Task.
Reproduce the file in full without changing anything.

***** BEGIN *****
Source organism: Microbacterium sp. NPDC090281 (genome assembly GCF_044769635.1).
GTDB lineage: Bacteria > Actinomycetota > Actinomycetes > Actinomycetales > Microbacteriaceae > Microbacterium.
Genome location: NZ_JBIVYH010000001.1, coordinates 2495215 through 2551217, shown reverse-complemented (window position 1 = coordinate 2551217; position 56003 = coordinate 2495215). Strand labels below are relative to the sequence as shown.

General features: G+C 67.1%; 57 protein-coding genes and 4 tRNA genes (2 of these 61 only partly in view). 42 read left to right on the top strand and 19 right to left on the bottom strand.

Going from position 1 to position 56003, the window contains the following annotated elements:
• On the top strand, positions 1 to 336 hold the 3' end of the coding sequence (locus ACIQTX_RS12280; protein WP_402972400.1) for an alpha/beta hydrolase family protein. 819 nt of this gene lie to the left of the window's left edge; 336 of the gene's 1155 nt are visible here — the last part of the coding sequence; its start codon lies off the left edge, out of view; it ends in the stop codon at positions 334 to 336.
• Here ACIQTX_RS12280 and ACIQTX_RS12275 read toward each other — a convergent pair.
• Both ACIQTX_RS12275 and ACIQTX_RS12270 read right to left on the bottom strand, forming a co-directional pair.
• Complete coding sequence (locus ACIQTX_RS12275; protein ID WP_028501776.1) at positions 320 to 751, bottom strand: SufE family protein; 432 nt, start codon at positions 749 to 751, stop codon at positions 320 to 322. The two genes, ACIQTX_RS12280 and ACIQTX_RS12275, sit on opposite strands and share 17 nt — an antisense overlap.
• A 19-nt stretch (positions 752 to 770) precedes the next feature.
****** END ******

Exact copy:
Source organism: Microbacterium sp. NPDC090281 (genome assembly GCF_044769635.1).
GTDB lineage: Bacteria > Actinomycetota > Actinomycetes > Actinomycetales > Microbacteriaceae > Microbacterium.
Genome location: NZ_JBIVYH010000001.1, coordinates 2495215 through 2551217, shown reverse-complemented (window position 1 = coordinate 2551217; position 56003 = coordinate 2495215). Strand labels below are relative to the sequence as shown.

General features: G+C 67.1%; 57 protein-coding genes and 4 tRNA genes (2 of these 61 only partly in view). 42 read left to right on the top strand and 19 right to left on the bottom strand.

Going from position 1 to position 56003, the window contains the following annotated elements:
• On the top strand, positions 1 to 336 hold the 3' end of the coding sequence (locus ACIQTX_RS12280; protein WP_402972400.1) for an alpha/beta hydrolase family protein. 819 nt of this gene lie to the left of the window's left edge; 336 of the gene's 1155 nt are visible here — the last part of the coding sequence; its start codon lies off the left edge, out of view; it ends in the stop codon at positions 334 to 336.
• Here ACIQTX_RS12280 and ACIQTX_RS12275 read toward each other — a convergent pair.
• Both ACIQTX_RS12275 and ACIQTX_RS12270 read right to left on the bottom strand, forming a co-directional pair.
• Complete coding sequence (locus ACIQTX_RS12275; protein ID WP_028501776.1) at positions 320 to 751, bottom strand: SufE family protein; 432 nt, start codon at positions 749 to 751, stop codon at positions 320 to 322. The two genes, ACIQTX_RS12280 and ACIQTX_RS12275, sit on opposite strands and share 17 nt — an antisense overlap.
• A 19-nt stretch (positions 752 to 770) precedes the next feature.